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The Coronavirus Aid, Relief, and Economic Security Act (CARES Act), a sweeping third-wave relief package in response to the COVID-19 pandemic, became law March 27. To read the full overview of the bill, click here.  

The CARES Act expands on who qualifies to receive unemployment insurance benefits, the amount an individual may be eligible to receive, and the length of time the benefits can be paid.

Under the CARES Act, payments are available for individuals who would not otherwise qualify for unemployment benefits, such as independent contractors or those who are self-employed, but who are unemployed, partially employed, or unable or unavailable to work for the following reasons:

  1. The individual has been diagnosed with COVID-19, or is seeking a medical diagnosis for symptoms of COVID-19;
  2. A member of the individual’s family has been diagnosed with COVID-19;
  3. The individual is providing care for a family or household member who has been diagnosed with COVID-19;
  4. A child or other person in the household for whom the individual has primary caregiving responsibility is unable to attend school or another facility because it closed as a result of COVID-19, and the school or facility is required for the individual to work;
  5. The individual is unable to reach his or her place of employment because of a quarantine
  6. The individual is unable to reach his or her place of employment because a health care provider has advised the individual to self-quarantine;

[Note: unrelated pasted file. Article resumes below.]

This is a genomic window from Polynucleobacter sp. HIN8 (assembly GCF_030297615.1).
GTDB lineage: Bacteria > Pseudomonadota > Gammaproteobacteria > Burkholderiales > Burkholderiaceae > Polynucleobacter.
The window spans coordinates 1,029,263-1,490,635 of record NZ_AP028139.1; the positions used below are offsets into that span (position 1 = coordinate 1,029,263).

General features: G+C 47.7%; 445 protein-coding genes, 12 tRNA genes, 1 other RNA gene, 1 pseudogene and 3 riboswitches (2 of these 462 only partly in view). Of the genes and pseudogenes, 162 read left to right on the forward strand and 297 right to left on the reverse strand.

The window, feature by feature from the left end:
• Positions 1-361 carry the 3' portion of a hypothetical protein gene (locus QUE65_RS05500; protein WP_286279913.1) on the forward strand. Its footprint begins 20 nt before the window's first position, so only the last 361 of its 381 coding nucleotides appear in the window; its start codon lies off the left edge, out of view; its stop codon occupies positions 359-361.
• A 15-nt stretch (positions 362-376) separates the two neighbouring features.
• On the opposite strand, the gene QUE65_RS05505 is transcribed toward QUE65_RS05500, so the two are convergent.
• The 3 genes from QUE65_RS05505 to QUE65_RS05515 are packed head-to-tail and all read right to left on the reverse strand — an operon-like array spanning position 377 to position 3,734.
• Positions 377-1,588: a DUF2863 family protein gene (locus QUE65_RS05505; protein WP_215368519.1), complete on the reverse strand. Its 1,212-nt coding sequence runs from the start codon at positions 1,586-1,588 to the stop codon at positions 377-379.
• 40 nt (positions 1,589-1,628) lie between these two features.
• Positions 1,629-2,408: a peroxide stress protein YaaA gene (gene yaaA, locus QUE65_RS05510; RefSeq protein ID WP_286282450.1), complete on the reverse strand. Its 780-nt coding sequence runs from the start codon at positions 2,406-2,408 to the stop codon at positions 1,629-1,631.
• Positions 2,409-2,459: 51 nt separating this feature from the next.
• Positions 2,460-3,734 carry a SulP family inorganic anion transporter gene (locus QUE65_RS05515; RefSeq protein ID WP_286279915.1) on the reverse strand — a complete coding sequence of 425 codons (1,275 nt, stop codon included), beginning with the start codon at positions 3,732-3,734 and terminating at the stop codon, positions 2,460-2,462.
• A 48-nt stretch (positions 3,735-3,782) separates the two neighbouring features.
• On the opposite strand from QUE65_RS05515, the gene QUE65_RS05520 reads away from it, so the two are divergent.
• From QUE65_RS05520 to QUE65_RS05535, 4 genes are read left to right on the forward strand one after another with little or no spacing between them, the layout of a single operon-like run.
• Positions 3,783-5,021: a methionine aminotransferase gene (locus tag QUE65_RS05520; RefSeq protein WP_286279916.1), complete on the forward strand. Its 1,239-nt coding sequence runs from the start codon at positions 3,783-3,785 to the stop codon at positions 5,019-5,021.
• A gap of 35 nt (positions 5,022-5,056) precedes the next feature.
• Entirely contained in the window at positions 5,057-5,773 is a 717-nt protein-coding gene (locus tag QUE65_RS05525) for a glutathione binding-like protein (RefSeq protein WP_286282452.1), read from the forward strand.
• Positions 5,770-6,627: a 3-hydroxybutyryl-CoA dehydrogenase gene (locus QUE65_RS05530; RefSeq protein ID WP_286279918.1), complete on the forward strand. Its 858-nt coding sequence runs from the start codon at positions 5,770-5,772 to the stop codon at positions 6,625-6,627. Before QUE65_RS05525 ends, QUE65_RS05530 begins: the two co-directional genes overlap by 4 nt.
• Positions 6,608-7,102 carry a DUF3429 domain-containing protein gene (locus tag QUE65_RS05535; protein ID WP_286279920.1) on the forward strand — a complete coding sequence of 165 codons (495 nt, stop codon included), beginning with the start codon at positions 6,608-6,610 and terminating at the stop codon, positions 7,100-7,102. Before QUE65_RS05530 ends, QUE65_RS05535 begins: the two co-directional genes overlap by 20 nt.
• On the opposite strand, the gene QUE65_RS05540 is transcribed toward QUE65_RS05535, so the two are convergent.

7. The individual was scheduled to commence employment and does not have a job or is unable to reach the job as a direct result of the COVID-19 public health emergency;
  8. The individual has become the breadwinner or major support for a household because the head of the household has died as a direct result of COVID-19;
  9. The individual has to quit his or her job as a direct result of COVID-19; or
  10. The individual’s place of employment is closed as a direct result of the COVID-19 public health emergency.

The Secretary of Labor may establish additional criteria. However, individuals do not qualify if they are able to telework with pay or if they are receiving paid sick leave or other paid benefits (for example, under the Families First Coronavirus Response Act).

Assistance for individuals who meet the expanded qualifications may be available retroactively for weeks beginning on or after January 27, 2020.

Additionally, the CARES Act increases traditional unemployment benefits as follows:

  • Individuals who qualify for unemployment (including for the expanded reasons described above) will be paid the weekly amount calculated under state law plus an additional $600 per week for up to four months.
  • Individuals may receive up to a total of 39 weeks of benefits (including any week for which the individual received regular compensation or extended benefits under state or federal law).
  • Individuals will not be subject to a one-week waiting period before beginning to receive benefits.

The additional unemployment assistance provided for by the CARES Act expires on December 31, 2020.

For more information concerning the potential application of the CARES Act to your workforce please feel free to reach out to Catherine Burgett, Tessa Castner, or any member of the Labor & Employment practice group.

To provide guidance and support to clients as this global public-health crisis unfolds, Frost Brown Todd has created a Coronavirus Response Team. Our attorneys are on hand to answer your questions and provide guidance on how to proactively prepare for and manage any coronavirus-related threats to your business operations and workforce.